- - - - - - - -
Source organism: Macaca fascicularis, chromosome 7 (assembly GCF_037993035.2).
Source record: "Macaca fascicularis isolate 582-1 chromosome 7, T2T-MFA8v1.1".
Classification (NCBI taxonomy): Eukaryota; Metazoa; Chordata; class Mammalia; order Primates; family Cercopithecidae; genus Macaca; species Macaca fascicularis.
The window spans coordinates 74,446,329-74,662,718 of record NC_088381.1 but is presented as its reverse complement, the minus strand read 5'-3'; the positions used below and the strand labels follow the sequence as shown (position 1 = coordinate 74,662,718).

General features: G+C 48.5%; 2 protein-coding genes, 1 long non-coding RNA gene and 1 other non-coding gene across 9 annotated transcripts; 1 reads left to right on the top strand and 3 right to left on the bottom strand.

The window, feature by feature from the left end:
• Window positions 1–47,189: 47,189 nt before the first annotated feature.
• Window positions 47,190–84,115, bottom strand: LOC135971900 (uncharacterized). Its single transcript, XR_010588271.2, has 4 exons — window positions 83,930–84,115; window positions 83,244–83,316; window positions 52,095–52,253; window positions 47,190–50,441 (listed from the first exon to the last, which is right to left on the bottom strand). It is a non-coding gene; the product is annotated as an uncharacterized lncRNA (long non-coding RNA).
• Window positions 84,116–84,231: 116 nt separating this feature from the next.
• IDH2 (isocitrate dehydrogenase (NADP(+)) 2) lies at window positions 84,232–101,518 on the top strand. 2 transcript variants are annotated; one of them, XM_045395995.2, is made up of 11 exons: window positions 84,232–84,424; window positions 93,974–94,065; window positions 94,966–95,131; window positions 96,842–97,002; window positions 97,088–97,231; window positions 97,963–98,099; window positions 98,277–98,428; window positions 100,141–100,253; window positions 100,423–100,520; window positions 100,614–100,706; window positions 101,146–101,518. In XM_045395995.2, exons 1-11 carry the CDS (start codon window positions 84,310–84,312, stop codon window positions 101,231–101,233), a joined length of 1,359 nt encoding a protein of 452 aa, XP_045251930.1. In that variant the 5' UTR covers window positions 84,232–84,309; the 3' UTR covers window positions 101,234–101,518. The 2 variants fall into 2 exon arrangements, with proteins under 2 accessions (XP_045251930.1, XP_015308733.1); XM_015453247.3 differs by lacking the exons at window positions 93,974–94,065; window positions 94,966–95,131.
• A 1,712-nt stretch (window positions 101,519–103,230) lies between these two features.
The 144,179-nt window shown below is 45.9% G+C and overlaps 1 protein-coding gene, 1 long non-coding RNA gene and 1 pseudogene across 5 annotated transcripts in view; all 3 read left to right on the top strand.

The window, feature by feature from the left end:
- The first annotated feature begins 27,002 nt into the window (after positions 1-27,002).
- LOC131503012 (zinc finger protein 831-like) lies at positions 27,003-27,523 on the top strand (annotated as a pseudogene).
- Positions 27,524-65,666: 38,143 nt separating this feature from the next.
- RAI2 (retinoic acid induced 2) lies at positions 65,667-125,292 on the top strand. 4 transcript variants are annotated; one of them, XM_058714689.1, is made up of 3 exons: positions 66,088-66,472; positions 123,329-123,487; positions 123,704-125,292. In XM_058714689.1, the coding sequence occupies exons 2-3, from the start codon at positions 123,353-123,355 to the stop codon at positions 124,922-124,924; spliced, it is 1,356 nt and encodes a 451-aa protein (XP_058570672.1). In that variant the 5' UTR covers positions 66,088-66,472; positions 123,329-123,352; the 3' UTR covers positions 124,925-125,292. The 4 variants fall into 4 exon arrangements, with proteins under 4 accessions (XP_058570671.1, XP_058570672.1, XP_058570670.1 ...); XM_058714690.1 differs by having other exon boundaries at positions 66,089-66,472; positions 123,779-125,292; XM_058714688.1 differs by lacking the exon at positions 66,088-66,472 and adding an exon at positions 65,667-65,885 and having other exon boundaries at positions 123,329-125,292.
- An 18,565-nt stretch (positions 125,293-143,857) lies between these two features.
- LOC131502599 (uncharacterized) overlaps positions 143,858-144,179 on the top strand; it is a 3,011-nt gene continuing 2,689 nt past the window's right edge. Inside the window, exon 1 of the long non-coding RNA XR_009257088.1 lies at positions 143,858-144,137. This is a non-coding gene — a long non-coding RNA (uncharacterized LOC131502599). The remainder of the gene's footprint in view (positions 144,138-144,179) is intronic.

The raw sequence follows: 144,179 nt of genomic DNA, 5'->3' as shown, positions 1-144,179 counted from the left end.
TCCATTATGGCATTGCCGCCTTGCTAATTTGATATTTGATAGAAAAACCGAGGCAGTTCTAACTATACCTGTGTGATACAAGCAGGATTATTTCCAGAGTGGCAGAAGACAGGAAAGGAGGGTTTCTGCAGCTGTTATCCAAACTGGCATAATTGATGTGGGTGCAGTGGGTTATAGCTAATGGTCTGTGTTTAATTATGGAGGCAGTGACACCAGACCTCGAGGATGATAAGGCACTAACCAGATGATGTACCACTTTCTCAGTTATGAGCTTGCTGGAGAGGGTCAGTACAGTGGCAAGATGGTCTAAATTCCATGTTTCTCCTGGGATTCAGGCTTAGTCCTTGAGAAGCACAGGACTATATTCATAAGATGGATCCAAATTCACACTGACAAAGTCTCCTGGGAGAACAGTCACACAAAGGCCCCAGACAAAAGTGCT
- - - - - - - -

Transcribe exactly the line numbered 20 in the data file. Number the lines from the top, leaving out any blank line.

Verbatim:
The raw sequence follows: 144,179 nt of genomic DNA, 5'->3' as shown, positions 1-144,179 counted from the left end.